“Rally on the colors, boys!” A battle cry heard countless times on every Civil War battlefield. Flags, also known as colors, were carried by every regiment, both Union and Confederate. The colors served to identify the unit. It was a high honor requiring great courage to hold them high and lead the regiment into battle, but the colors were also the regiment”s most prized possession and were defended at all cost. To lose them in battle was unthinkable, a disgrace not only to the regiment, but to the home state it represented. It was likewise a great and honorable achievement to capture the colors of the enemy, and numerous Congressional Medals of Honor were awarded during the Civil War for such valorous deeds.

14thCTFlag_US-277x300The men of the Fourteenth Connecticut carried two regimental flags into battle, both about four feet square in size. The first was based on the national flag, the familiar “Stars and Stripes,” bordered all around with a gold fringe. An embroidered eagle with wings spread stood atop a red, white, and blue shield, surrounded by gold stars representing each the states, Union as well as Confederate. “14th REGT CONN. VOLS.” was stitched in gold across the center red stripe. The photo at right is of a printed reproduction.

11thCT_Flag001The second flag was based on the state flag of Connecticut. The flag was dark blue, again fringed with gold all around.  In the center of the flag was a white shield bordered in gold with three grapevines embroidered upon it, two above center and one below.  Atop the shield was a beautifully embroidered eagle with its wings spread wide. Under the shield was an embroidered golden banner with stitched lettering which read “14th REGIMENT C.V.”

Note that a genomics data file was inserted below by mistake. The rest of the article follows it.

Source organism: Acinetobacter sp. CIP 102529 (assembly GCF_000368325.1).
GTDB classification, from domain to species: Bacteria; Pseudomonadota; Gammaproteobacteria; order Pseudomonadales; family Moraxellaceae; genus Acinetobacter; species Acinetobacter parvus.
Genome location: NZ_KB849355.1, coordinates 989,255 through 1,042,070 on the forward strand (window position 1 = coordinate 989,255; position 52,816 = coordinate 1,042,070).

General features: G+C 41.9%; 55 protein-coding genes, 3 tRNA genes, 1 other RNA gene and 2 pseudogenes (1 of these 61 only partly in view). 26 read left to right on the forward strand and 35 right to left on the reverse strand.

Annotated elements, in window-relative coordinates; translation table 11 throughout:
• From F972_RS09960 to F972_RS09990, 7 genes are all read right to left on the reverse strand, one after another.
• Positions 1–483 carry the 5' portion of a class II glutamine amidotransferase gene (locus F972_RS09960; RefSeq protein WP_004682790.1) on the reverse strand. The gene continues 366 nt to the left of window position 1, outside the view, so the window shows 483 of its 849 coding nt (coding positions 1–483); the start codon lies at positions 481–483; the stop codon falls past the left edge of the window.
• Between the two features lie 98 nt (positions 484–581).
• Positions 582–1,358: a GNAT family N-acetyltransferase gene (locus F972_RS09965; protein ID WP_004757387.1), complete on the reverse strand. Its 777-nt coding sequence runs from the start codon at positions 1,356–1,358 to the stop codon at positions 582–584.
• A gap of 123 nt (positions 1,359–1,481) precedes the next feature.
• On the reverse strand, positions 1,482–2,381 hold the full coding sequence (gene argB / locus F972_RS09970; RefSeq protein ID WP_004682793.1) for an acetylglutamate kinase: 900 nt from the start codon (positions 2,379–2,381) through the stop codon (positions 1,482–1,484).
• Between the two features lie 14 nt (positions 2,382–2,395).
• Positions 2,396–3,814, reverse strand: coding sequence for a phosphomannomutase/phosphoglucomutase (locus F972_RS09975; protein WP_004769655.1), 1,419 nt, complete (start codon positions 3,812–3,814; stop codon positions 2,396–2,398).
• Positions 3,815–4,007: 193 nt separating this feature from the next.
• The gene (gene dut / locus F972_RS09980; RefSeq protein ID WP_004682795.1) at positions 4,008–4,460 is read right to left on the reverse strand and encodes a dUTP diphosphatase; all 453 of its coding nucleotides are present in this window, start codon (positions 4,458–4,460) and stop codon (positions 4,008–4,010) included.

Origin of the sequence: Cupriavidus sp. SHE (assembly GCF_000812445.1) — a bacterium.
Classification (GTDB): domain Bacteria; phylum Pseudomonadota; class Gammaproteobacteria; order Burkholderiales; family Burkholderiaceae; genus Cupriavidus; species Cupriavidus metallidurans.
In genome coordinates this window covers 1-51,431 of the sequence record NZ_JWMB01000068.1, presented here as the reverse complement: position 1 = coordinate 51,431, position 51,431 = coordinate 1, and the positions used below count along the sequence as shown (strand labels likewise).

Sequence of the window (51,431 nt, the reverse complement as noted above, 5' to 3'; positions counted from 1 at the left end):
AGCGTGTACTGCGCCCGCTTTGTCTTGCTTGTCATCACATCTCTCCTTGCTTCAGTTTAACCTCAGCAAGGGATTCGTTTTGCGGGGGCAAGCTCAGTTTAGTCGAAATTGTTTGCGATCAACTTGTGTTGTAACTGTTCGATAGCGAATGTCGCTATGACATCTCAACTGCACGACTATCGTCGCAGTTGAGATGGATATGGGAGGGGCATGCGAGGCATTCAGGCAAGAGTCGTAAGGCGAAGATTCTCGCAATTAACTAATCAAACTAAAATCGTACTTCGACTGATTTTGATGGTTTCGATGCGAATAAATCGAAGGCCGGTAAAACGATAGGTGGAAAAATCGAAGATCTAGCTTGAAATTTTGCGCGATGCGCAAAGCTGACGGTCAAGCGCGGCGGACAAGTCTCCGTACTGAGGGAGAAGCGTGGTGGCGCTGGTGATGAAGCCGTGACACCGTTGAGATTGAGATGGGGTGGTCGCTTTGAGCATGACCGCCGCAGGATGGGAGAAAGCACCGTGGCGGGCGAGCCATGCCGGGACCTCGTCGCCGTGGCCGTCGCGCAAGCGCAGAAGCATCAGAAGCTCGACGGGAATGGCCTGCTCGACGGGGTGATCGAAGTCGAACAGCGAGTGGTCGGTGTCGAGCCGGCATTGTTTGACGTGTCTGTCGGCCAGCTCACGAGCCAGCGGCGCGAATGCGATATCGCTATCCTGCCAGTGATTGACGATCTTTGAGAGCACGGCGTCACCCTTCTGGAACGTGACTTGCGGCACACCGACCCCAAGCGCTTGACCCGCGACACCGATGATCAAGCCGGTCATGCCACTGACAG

This flag in this photo is actually that the Eleventh Connecticut. The Fourteenth’s state colors would have been very similar.


Sgt. Benjamin Hirst

Sergeant Benjamin Hirst

      Sergeant Benjamin Hirst

Another chronicler of the Fourteenth Connecticut was Sgt. Benjamin Hirst of Company D. Hirst was born at Stockport, England, near the city of Manchester. His family worked in the textile industry, and when the Hirsts emigrated to the U.S. in 1847, they again found work in textile manufacturing, and lived in the area of Chester, PA. In 1852, Ben married Sarah Quinn, to whom he would write many of his Civil War letters.

Benjamin Hirst enlisted July 16, 1862 and was mustered as a sergeant. His service with the Fourteenth was cut short at Gettysburg, when he was wounded in the shoulder during the repulse of Pickett’s charge. He was transferred to the Veterans Reserve Corps (a.k.a. Invalid Corps) until his discharge on July 9, 1865 because of medical disability. Sergeant Hirst lived until 1909, and died in Springfield, MA at the age of 81.

Hirst”s letters comprise nearly a day by day journal of the history of the Fourteenth Connecticut as he saw it and lived it. He lets us in on life at war and far from home for the average infantryman. His language is engaging and his writing is quite good, but alas, his spelling? Not so much.

Fiction Connection: Benjamin Hirst’s English roots provided part of the inspiration for my character Sgt. Needham. Hirst”s letters gave me valuable insight into how a husband and wife communicated with each other during the war and the everyday issues they dealt with. It was particularly informative to learn what information Ben revealed to Sarah, and what he chose not to tell her.

Details provided above were drawn from The Boys from Rockville, edited with commentary by Robert L. Bee, University of Tennessee Press, 1998.